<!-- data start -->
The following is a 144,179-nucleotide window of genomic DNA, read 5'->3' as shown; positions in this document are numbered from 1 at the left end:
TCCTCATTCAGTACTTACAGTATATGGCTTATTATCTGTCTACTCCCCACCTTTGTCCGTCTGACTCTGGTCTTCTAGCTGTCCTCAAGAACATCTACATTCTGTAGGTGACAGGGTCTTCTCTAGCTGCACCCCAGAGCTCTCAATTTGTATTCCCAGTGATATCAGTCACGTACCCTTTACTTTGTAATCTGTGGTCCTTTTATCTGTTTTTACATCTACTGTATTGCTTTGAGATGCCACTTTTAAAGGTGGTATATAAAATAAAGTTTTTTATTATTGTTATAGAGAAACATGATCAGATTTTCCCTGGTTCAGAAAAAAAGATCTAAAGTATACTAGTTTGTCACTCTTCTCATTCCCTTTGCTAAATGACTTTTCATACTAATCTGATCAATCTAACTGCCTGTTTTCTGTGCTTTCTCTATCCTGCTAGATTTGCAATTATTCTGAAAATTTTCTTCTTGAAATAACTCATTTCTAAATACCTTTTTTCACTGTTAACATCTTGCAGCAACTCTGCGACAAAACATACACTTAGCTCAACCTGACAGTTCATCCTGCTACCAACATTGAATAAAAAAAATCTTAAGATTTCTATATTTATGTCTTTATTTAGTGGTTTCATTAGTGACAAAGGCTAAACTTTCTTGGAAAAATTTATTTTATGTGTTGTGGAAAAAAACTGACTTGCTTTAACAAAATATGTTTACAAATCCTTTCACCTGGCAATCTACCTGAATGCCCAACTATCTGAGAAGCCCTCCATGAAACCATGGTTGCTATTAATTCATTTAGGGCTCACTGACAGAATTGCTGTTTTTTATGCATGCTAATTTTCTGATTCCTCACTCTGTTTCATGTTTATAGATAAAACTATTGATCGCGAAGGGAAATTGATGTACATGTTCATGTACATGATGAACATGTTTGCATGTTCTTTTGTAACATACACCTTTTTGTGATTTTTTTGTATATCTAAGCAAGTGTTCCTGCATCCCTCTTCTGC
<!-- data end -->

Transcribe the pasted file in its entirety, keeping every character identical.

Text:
The following is a 144,179-nucleotide window of genomic DNA, read 5'->3' as shown; positions in this document are numbered from 1 at the left end:
TCCTCATTCAGTACTTACAGTATATGGCTTATTATCTGTCTACTCCCCACCTTTGTCCGTCTGACTCTGGTCTTCTAGCTGTCCTCAAGAACATCTACATTCTGTAGGTGACAGGGTCTTCTCTAGCTGCACCCCAGAGCTCTCAATTTGTATTCCCAGTGATATCAGTCACGTACCCTTTACTTTGTAATCTGTGGTCCTTTTATCTGTTTTTACATCTACTGTATTGCTTTGAGATGCCACTTTTAAAGGTGGTATATAAAATAAAGTTTTTTATTATTGTTATAGAGAAACATGATCAGATTTTCCCTGGTTCAGAAAAAAAGATCTAAAGTATACTAGTTTGTCACTCTTCTCATTCCCTTTGCTAAATGACTTTTCATACTAATCTGATCAATCTAACTGCCTGTTTTCTGTGCTTTCTCTATCCTGCTAGATTTGCAATTATTCTGAAAATTTTCTTCTTGAAATAACTCATTTCTAAATACCTTTTTTCACTGTTAACATCTTGCAGCAACTCTGCGACAAAACATACACTTAGCTCAACCTGACAGTTCATCCTGCTACCAACATTGAATAAAAAAAATCTTAAGATTTCTATATTTATGTCTTTATTTAGTGGTTTCATTAGTGACAAAGGCTAAACTTTCTTGGAAAAATTTATTTTATGTGTTGTGGAAAAAAACTGACTTGCTTTAACAAAATATGTTTACAAATCCTTTCACCTGGCAATCTACCTGAATGCCCAACTATCTGAGAAGCCCTCCATGAAACCATGGTTGCTATTAATTCATTTAGGGCTCACTGACAGAATTGCTGTTTTTTATGCATGCTAATTTTCTGATTCCTCACTCTGTTTCATGTTTATAGATAAAACTATTGATCGCGAAGGGAAATTGATGTACATGTTCATGTACATGATGAACATGTTTGCATGTTCTTTTGTAACATACACCTTTTTGTGATTTTTTTGTATATCTAAGCAAGTGTTCCTGCATCCCTCTTCTGC